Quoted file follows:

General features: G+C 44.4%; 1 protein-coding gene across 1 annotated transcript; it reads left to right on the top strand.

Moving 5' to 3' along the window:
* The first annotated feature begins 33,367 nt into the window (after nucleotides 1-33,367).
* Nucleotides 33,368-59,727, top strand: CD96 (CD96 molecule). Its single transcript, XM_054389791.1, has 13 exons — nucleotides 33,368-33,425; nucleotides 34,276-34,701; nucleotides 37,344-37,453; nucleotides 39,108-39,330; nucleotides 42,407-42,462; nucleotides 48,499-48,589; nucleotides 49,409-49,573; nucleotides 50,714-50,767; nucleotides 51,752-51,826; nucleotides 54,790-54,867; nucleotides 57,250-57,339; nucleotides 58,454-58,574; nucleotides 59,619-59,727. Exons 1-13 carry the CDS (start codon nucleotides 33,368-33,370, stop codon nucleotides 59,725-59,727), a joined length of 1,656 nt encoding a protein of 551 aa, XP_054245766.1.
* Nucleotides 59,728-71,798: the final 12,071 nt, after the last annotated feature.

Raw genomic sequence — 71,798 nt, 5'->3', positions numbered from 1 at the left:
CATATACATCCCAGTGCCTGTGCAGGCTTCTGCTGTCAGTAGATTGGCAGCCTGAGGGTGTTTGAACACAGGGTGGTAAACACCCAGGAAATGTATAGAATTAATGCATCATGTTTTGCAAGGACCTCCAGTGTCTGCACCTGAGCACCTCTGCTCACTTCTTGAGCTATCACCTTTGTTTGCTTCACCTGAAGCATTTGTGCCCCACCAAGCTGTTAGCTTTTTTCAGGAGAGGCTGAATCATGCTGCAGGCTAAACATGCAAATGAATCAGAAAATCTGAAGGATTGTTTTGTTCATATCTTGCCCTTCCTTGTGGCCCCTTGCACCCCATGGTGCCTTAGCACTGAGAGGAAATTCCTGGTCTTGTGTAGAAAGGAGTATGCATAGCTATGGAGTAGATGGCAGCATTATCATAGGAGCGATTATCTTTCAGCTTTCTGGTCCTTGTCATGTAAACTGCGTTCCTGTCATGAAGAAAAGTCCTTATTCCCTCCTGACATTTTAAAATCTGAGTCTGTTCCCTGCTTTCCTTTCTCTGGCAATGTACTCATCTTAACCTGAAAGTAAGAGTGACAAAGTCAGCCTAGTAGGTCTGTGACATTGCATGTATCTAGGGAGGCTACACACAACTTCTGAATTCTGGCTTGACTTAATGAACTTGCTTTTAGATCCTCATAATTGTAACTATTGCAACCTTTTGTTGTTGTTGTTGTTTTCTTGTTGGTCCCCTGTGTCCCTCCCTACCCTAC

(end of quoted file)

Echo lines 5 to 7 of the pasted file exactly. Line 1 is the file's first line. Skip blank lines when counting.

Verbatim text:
* Nucleotides 59,728-71,798: the final 12,071 nt, after the last annotated feature.

Raw genomic sequence — 71,798 nt, 5'->3', positions numbered from 1 at the left:
CATATACATCCCAGTGCCTGTGCAGGCTTCTGCTGTCAGTAGATTGGCAGCCTGAGGGTGTTTGAACACAGGGTGGTAAACACCCAGGAAATGTATAGAATTAATGCATCATGTTTTGCAAGGACCTCCAGTGTCTGCACCTGAGCACCTCTGCTCACTTCTTGAGCTATCACCTTTGTTTGCTTCACCTGAAGCATTTGTGCCCCACCAAGCTGTTAGCTTTTTTCAGGAGAGGCTGAATCATGCTGCAGGCTAAACATGCAAATGAATCAGAAAATCTGAAGGATTGTTTTGTTCATATCTTGCCCTTCCTTGTGGCCCCTTGCACCCCATGGTGCCTTAGCACTGAGAGGAAATTCCTGGTCTTGTGTAGAAAGGAGTATGCATAGCTATGGAGTAGATGGCAGCATTATCATAGGAGCGATTATCTTTCAGCTTTCTGGTCCTTGTCATGTAAACTGCGTTCCTGTCATGAAGAAAAGTCCTTATTCCCTCCTGACATTTTAAAATCTGAGTCTGTTCCCTGCTTTCCTTTCTCTGGCAATGTACTCATCTTAACCTGAAAGTAAGAGTGACAAAGTCAGCCTAGTAGGTCTGTGACATTGCATGTATCTAGGGAGGCTACACACAACTTCTGAATTCTGGCTTGACTTAATGAACTTGCTTTTAGATCCTCATAATTGTAACTATTGCAACCTTTTGTTGTTGTTGTTGTTTTCTTGTTGGTCCCCTGTGTCCCTCCCTACCCTAC